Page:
In 1990-1994 rescue excavations at the building site of Postimaja (Post Office) at 7 Vanemuise Street were carried out in the suburban area of medieval Tartu (Fig. 1) directed by archaeologist Mare Aun (Aun 1994; 1995a; 1995b). In general, treatments of the primary structure of the settlement have been based on the oldest preserved town plans of the 17th century (Maesalu & Vissak 2002). Although the exact data concerning the formation of southern settlement outside the town wall is not available, it is rather likely that the suburban settlement was already developing by the fourth quarter of the 13th century at the latest (Heinloo 2006).
To engage an archaeobotanist to determine plant macro-remains from the deposits of early town was quite a common practice (Sillasoo 1997; 2005). Besides plant tissues, seeds and fruits, sediments frequently contain plant micro-remains--pollen and spores, providing extra information about the environment, economy and activities of the settlement. Only a few pollen analytical studies of medieval cultural layers were known from Europe at that time (cf. Vuorela & Hiekkanen 1991) as urban archaeology was among the latest fields of palynology. However, several waterlogged habitats from archaeological settings may prove suitable for pollen preservation, such as ditches, moats, wells, lynchets, post holes and sewers (Moore et al. 1991). As pollen and spores survive best in acidic and anoxic conditions, soils receive less attention from palynologists. The soil composition of cultural layers differs from the traditional material (peat, lake sediments and waterlogged sediments) used for pollen analyses. Oxidation and drying of soil lead to pollen corrosion and together with high charcoal dust concentration values it hampers the pollen analyses, so that the identification of taxa is often restricted (Vuorela & Lempiainen 1993; Vuorela et al. 1996). This has been, for example, the case with material from Tartu Dome Hill, where pollen was not found (Kihno 1994).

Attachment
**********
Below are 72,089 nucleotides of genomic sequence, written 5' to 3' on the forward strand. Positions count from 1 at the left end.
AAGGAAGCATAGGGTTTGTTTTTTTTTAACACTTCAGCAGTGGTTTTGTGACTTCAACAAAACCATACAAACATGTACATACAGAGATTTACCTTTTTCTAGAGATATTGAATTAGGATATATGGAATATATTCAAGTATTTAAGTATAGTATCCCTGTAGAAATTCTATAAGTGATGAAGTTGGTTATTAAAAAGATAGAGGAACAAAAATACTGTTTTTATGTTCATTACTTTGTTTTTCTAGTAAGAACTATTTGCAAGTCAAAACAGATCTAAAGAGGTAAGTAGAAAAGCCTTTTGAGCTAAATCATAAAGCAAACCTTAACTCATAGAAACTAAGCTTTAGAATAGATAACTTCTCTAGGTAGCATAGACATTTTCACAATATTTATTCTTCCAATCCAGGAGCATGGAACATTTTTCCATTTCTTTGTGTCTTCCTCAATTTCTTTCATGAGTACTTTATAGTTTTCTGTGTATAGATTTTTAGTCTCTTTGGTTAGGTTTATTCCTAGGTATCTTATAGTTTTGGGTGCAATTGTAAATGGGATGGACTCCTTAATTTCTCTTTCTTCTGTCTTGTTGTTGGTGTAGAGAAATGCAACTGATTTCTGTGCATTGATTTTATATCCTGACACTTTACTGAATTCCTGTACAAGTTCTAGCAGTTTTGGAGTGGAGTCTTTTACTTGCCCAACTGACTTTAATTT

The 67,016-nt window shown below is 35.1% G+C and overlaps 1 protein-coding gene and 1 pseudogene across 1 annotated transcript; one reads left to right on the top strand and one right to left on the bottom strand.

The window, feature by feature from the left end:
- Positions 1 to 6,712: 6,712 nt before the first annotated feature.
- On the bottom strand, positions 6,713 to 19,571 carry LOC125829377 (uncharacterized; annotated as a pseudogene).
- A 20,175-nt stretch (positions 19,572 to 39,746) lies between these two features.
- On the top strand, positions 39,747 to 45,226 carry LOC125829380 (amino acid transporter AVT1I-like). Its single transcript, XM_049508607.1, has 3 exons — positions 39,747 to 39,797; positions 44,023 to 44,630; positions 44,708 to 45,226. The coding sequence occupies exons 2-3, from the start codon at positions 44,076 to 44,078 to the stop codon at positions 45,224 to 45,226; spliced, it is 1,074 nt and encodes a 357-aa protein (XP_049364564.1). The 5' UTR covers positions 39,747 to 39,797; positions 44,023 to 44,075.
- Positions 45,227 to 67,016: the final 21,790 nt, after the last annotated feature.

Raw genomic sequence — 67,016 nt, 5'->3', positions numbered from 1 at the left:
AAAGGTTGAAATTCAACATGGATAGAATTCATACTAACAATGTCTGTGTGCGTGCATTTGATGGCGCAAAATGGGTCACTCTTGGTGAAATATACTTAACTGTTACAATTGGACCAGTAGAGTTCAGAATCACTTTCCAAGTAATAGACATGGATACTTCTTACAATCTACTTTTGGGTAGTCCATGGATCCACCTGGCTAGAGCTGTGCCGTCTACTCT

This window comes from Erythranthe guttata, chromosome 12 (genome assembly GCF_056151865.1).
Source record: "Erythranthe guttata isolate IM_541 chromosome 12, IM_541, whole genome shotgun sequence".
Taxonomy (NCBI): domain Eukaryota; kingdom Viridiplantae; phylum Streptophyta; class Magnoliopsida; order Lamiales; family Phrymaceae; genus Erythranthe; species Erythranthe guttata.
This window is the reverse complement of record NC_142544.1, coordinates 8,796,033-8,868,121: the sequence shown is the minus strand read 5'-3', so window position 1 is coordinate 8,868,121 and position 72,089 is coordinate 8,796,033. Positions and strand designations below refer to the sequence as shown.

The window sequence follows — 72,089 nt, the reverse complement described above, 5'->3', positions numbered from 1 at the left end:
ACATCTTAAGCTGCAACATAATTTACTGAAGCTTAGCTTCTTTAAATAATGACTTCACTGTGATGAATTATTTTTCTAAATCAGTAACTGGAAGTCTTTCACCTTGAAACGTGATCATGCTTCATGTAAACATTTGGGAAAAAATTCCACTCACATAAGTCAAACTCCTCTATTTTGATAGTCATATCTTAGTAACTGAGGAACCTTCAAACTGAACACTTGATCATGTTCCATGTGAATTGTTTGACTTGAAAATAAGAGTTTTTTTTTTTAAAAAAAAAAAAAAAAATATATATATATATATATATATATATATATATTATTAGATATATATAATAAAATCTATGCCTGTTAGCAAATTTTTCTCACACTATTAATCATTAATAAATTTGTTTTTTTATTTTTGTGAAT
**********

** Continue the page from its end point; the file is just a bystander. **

[FIGURE 1 OMITTED]
Still, not all settlement layers have badly preserved pollen. Archaeobotanical investigations in medieval towns of Finland (Vuorela & Hiekkanen 1991; Vuorela & Lempiainen 1993; Vuorela 1994), as well as attempts made in this field in the suburban areas of medieval Tallinn (Kihno 1995a), encouraged the archaeologist Mare Aun to involve both an archaeobotanist and a palynologist in the project (Hiie 1995; 2002; Kihno 1995b).
Material and methods
Samples for pollen and plant macrofossil analyses were collected by Ulle Sillasoo in May 1994. The sampling point was located in the southern part of the rescue excavations close to Vanemuise Street (Fig. 2). On the site of Postimaja both prehistoric and medieval cultural layers were discernible. Unfortunately neither of them was observed all over the investigated area; in the southern part of the excavation plot a medieval layer was established as the earliest upon the natural layers (?un 1995b).
About 1 m sample column was taken from the profile [4/i.sup.1] which can be divided into nine complexes (Fig. 3). At the base of the profile light sand crops out. The analysed cross-section begins with 0.18 m of brown peat followed by a 0.12 m well decomposed black layer of humus which is covered by a 0.38 m thick layer of organic-rich soil containing pieces of wood. On top of it, within 0.5 m, layers of sandy soil, fine brown sand rich in charcoal and coarse grey clayey sand with charcoal lay. The upper 0.35 m consists of rubble and infill.
[FIGURE 2 OMITTED]
[FIGURE 3 OMITTED]
The samples range from the natural layers to the 14th-17th century cultural layers, the dating of which was based on archaeological finds (Aun 1995a). Two pollen and macrofossil sub-samples were analysed from the peat (Table 1), one from the layer of humus and two from the soil. …